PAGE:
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Do you want to be a pharmacist?

By - | Published Sun, April 28th 2013 at 00:00, Updated April 27th 2013 at 22:09 GMT +3

By Thorn Muli

When one falls ill, it is always advised that they see a doctor, who carries out a diagnosis and advises on the drugs to be administered. These drugs are often discharged at a pharmacy. 

Webster’s 1913 dictionary defines the noun ‘pharmacy’ as an apothecary’s shop, a drug store or a place where medicines are compounded. The noun also refers to the art or practice of preparing and preserving drugs, and of compounding and dispensing medicines according to prescriptions of physicians or the occupation of an apothecary or a pharmaceutical chemist.

The term is derived from the Medieval Greek word pharmakeia that means making of drugs from root word pharmakon that means drug.

Interestingly, the King James Version of the Bible translated ‘pharmakia’ as ‘witchcraft’ because almost no one, but witches and sorcerers used drugs then.  As such, the history of pharmacy as an independent science is uncertain. What is undisputable, however, is the vital role it has played through time, becoming one of the most trusted and rewarding professions.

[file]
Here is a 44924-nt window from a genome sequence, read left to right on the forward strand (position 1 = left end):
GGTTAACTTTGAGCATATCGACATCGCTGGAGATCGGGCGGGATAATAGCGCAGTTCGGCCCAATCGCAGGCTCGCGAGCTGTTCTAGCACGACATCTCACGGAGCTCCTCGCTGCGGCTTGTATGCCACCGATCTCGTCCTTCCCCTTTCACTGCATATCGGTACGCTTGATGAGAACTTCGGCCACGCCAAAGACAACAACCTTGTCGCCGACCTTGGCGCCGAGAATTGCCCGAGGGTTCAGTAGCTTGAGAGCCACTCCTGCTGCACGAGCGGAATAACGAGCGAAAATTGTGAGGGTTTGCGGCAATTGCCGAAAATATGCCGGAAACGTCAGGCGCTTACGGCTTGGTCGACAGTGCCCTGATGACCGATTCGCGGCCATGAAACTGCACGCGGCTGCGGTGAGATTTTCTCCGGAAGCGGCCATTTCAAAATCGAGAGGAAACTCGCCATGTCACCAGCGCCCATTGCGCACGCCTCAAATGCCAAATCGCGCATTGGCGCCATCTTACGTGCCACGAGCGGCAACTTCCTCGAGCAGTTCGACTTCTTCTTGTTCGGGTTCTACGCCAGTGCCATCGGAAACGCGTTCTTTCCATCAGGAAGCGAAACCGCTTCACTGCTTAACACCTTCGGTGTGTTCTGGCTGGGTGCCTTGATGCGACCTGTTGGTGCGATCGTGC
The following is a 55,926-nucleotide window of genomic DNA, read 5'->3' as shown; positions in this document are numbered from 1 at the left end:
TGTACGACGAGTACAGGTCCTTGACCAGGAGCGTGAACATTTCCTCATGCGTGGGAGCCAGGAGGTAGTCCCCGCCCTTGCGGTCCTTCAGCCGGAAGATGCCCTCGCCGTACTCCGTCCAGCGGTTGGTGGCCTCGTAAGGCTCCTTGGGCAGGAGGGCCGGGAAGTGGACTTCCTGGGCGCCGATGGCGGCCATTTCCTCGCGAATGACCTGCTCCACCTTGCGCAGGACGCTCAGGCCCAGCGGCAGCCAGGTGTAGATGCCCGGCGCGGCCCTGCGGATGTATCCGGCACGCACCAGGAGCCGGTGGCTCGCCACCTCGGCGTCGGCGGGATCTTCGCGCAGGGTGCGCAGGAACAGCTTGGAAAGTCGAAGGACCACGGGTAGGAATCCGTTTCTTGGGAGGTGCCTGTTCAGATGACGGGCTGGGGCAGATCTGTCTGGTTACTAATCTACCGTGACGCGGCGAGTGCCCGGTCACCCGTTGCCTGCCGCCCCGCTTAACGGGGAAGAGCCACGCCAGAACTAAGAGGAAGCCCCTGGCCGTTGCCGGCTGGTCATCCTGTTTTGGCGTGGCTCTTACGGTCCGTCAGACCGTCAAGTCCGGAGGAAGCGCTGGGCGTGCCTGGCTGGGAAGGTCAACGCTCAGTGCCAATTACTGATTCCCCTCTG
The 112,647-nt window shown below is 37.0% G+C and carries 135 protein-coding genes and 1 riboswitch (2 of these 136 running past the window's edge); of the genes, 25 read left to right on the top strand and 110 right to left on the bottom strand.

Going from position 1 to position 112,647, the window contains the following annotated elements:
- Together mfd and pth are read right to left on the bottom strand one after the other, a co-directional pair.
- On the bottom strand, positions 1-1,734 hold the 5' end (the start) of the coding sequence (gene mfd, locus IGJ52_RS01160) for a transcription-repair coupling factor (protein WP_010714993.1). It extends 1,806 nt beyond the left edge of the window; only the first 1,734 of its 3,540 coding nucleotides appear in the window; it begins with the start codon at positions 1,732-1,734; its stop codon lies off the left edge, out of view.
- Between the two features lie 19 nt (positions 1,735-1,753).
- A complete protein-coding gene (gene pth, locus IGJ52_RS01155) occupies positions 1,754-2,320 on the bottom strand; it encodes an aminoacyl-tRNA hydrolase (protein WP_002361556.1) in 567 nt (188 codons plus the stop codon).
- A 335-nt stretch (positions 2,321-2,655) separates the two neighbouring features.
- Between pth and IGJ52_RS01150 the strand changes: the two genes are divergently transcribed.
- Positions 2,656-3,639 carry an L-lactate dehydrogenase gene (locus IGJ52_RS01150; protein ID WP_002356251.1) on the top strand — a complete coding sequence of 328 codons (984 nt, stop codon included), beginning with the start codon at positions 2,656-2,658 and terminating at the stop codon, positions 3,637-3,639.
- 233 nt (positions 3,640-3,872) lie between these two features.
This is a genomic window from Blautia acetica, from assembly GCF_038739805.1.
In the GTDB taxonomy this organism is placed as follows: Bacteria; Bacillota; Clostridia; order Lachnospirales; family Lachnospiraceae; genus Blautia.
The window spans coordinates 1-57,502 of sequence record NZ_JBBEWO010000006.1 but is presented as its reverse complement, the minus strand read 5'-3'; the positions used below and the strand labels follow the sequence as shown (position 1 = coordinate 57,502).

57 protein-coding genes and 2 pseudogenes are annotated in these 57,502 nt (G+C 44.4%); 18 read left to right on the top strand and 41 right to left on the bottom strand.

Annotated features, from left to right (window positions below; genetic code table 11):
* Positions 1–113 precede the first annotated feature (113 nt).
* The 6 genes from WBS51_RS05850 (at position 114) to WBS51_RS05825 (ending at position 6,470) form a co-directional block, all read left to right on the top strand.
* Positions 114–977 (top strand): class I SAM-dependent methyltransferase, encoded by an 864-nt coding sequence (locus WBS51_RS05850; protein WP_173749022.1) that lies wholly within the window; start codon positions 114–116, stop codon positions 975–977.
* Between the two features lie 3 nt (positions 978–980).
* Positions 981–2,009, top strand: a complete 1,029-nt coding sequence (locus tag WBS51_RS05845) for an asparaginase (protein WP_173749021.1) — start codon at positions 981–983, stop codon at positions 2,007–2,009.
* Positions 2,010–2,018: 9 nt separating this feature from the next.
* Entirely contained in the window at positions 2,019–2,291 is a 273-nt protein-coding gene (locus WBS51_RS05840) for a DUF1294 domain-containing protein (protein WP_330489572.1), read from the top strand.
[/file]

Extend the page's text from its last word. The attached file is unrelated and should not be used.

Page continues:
Fancy becoming a pharmacist? The field of Pharmacy science is broad, challenging and potentially lucrative. Entry to the profession is competitive and some of the prerequisites include an aptitude for Mathematics and the sciences. Being detail-oriented and possessing good communication skills is a plus.

At least 24 colleges offer diploma courses, but only four are certified to offer undergraduate programmes. The cut-off points, among the highest, hover around 47. To be assured of qualifying for the course, one needs to score an overall grade of an A plain or a strong A-.

At the university, one is taught the science behind the development of drugs or biochemistry and how to diagnose diseases and give the correct dosage for a disease. Some other units that one is likely to study include microbiology and community health. 

According to the Pharmacy and Poisons Board that regulates the practice of Pharmacy, manufacture and trade in drugs and poisons in Kenya, the Bachelor of Pharmacy degree is closely related to Medicine. The board does not recognise part-time or long-distance Bachelor of Pharmacy programmes, or any other post-graduate programmes without a Bachelor of Pharmacy degree.

Pharmacy graduates have to intern and be accredited by the board before being allowed to work in a variety of areas that could include public and private hospitals, helping patients buy the correct drugs in pharmaceutical companies, and developing drugs such as in companies like GlaxoSmithKline, Beta Healthcare and Pfizer.